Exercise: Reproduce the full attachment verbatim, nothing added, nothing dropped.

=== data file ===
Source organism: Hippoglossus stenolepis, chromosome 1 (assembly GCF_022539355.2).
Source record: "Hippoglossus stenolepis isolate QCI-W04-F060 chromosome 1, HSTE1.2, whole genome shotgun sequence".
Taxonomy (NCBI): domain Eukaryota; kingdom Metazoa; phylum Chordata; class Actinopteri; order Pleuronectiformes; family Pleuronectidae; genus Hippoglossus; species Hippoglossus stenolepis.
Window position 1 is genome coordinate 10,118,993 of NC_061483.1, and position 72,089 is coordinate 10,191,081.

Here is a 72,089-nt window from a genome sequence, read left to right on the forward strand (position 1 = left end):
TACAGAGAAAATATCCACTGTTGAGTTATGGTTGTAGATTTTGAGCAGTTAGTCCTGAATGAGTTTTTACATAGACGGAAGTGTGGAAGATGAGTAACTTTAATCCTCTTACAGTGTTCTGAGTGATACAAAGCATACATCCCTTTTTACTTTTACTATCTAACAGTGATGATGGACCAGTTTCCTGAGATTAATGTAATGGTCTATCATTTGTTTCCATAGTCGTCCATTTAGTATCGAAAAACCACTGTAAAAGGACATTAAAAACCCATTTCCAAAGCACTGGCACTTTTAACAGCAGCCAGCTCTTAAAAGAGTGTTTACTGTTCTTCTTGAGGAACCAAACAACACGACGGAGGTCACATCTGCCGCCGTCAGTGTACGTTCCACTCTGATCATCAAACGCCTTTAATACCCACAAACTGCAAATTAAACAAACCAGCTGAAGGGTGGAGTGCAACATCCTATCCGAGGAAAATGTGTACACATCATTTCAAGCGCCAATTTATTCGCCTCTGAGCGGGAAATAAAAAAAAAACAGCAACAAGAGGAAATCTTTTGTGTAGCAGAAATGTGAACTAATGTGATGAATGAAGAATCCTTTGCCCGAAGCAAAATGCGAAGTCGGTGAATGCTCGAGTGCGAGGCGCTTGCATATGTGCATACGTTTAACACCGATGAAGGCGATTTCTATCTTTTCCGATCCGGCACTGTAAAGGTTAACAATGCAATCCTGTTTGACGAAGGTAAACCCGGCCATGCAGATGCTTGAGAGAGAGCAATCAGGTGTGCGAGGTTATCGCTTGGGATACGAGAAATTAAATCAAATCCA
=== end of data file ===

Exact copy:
Source organism: Hippoglossus stenolepis, chromosome 1 (assembly GCF_022539355.2).
Source record: "Hippoglossus stenolepis isolate QCI-W04-F060 chromosome 1, HSTE1.2, whole genome shotgun sequence".
Taxonomy (NCBI): domain Eukaryota; kingdom Metazoa; phylum Chordata; class Actinopteri; order Pleuronectiformes; family Pleuronectidae; genus Hippoglossus; species Hippoglossus stenolepis.
Window position 1 is genome coordinate 10,118,993 of NC_061483.1, and position 72,089 is coordinate 10,191,081.

Here is a 72,089-nt window from a genome sequence, read left to right on the forward strand (position 1 = left end):
TACAGAGAAAATATCCACTGTTGAGTTATGGTTGTAGATTTTGAGCAGTTAGTCCTGAATGAGTTTTTACATAGACGGAAGTGTGGAAGATGAGTAACTTTAATCCTCTTACAGTGTTCTGAGTGATACAAAGCATACATCCCTTTTTACTTTTACTATCTAACAGTGATGATGGACCAGTTTCCTGAGATTAATGTAATGGTCTATCATTTGTTTCCATAGTCGTCCATTTAGTATCGAAAAACCACTGTAAAAGGACATTAAAAACCCATTTCCAAAGCACTGGCACTTTTAACAGCAGCCAGCTCTTAAAAGAGTGTTTACTGTTCTTCTTGAGGAACCAAACAACACGACGGAGGTCACATCTGCCGCCGTCAGTGTACGTTCCACTCTGATCATCAAACGCCTTTAATACCCACAAACTGCAAATTAAACAAACCAGCTGAAGGGTGGAGTGCAACATCCTATCCGAGGAAAATGTGTACACATCATTTCAAGCGCCAATTTATTCGCCTCTGAGCGGGAAATAAAAAAAAAACAGCAACAAGAGGAAATCTTTTGTGTAGCAGAAATGTGAACTAATGTGATGAATGAAGAATCCTTTGCCCGAAGCAAAATGCGAAGTCGGTGAATGCTCGAGTGCGAGGCGCTTGCATATGTGCATACGTTTAACACCGATGAAGGCGATTTCTATCTTTTCCGATCCGGCACTGTAAAGGTTAACAATGCAATCCTGTTTGACGAAGGTAAACCCGGCCATGCAGATGCTTGAGAGAGAGCAATCAGGTGTGCGAGGTTATCGCTTGGGATACGAGAAATTAAATCAAATCCA